07/05/2020 by Rev. Doug Walker 0 Comments
Sink or Swim
In my father’s boyhood days, there was no such thing as a community swimming pool in rural Oklahoma. Even though the Greeks and Romans had pools 600 years before the birth of Jesus, I guess rural Oklahoma had yet to catch up.
My father could swim well. I asked him how he learned, thinking all along of the dust bowl state in a post-depression era. He told me his dad would take each of his siblings when they came of age to the big pool in the nearby creek (yes, you know what’s coming next!). My grandfather would convey to them he was right there if they needed him, but it was a matter of sink or swim. With that, the student was thrown into the creek to either swim back to the bank or be rescued by my grandfather. I’m unsure how many times my father was rescued, if any. Its obvious he grasped the idea of staying on top of the water quite well.
We apply the phrase "sink or swim" to our daily lives in situations which do not involve water at all. We say, "nose to the grindstone," "fish or cut bait," or "sink or swim" to indicate its time to get motivated or succumb to the hardships in our path. Highly motivated individuals can do this with some ease, but most of us need help just getting started.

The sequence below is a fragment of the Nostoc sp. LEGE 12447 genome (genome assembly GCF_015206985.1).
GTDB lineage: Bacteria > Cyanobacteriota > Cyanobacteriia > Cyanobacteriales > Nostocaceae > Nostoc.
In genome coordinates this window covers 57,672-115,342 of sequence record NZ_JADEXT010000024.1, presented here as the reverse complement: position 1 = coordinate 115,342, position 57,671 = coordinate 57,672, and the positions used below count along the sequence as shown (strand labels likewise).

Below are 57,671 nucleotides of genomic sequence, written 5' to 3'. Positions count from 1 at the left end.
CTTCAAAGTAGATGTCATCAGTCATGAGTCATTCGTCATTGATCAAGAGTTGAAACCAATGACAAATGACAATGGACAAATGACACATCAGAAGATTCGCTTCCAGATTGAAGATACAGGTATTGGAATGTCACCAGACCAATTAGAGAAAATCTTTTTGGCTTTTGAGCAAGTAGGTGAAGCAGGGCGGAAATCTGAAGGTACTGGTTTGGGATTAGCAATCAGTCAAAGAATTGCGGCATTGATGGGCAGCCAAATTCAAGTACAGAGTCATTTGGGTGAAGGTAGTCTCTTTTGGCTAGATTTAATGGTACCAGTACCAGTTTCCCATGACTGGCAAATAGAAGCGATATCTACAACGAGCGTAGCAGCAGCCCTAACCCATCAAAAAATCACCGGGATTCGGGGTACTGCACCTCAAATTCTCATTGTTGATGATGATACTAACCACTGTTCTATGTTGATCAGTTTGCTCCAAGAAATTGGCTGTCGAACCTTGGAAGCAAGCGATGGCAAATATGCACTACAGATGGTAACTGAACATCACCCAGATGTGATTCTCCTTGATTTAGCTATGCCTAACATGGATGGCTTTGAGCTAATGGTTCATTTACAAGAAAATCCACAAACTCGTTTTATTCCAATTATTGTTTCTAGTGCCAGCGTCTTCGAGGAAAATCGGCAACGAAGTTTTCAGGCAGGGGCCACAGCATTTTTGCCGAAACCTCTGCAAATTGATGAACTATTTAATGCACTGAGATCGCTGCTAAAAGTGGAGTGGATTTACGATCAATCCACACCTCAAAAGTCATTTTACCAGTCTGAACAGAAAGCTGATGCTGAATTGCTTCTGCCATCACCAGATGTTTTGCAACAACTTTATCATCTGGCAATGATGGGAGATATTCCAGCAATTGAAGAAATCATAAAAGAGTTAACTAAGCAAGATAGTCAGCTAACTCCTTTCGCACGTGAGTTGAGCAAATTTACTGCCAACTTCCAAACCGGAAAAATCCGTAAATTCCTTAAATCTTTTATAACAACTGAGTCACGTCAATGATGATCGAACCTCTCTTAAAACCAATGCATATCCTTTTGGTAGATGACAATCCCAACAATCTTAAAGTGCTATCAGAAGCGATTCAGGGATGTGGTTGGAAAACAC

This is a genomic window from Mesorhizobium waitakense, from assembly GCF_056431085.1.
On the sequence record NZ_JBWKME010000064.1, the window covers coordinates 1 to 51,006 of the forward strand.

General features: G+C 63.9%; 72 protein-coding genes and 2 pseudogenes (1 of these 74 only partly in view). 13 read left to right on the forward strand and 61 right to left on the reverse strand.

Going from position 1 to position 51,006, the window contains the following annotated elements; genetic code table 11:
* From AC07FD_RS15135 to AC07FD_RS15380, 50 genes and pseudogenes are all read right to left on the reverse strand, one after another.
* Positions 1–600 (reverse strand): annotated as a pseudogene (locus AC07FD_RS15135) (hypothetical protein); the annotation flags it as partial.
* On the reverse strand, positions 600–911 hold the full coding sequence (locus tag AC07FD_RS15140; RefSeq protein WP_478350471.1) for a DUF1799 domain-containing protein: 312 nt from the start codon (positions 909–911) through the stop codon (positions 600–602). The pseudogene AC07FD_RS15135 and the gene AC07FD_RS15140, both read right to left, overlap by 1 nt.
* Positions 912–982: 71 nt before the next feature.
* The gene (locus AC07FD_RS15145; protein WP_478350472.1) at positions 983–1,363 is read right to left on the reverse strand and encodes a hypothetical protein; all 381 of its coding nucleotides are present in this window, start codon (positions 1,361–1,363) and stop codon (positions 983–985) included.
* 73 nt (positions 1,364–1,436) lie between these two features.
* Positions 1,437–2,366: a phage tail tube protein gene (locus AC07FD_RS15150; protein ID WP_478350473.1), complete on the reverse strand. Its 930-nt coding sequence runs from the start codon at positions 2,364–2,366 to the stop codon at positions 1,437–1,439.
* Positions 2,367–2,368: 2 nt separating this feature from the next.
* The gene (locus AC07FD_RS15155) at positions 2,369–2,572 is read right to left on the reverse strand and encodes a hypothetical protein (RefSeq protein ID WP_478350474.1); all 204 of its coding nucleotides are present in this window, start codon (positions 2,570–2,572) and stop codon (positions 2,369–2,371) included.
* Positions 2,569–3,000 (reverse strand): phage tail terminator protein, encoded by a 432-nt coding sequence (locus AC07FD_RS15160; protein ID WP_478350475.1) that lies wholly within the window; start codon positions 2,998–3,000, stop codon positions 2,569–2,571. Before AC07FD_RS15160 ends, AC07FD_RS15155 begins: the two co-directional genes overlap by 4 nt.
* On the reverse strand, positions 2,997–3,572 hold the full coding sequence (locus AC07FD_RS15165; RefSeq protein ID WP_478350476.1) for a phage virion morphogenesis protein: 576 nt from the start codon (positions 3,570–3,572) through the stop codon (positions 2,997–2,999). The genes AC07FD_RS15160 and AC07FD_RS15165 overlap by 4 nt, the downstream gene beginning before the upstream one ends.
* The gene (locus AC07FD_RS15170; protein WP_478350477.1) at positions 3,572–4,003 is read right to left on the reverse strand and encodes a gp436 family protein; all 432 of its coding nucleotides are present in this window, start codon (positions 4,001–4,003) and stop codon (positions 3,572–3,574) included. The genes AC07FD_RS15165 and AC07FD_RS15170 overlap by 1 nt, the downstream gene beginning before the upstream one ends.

Biblically, when you hear the "sink or swim" phrase, our minds should automatically go to Simon Peter. Peter was bold, brash, and made some quick decisions that later got him into a little trouble. These decisions usually didn’t have very much thought behind them.
When the disciples were in the boat struggling all night against the wind on the Sea of Galilee, Jesus walked out passed them. Initially, they all were terrified until Jesus identified Himself. It was Peter who challenged Jesus saying, "Lord, if it’s you, tell me to come to you on the water." A few steps later and Peter was sinking, crying out to Jesus to save him.
Contrast this with the disciples fishing together after the resurrection. Jesus asked them if they were catchin’ any (just like any good fisherman would ask!). When He instructed them to try the other side, the nets became full. At that moment Jesus was recognized and it was Peter who wrapped his outer garment around his waist, and into the water he went without hesitation. It’s speculated he made it to shore before the boat!
The difference? Preparedness for certain. But the greatest is keeping our eyes on the one who can motivate us to greatness, even in the midst of our circumstances. Jesus was present with Peter at both occasions, but it was Peter’s focus that motivated him to reach his goal.
Where is your focus today? Are your eyes set on the one who can pull you from your situation? You can sink or swim, but Jesus not only wants you to swim (our goal), He also wants you to walk on water (His goal for us)! Do some "water-walking" this week with the right focus!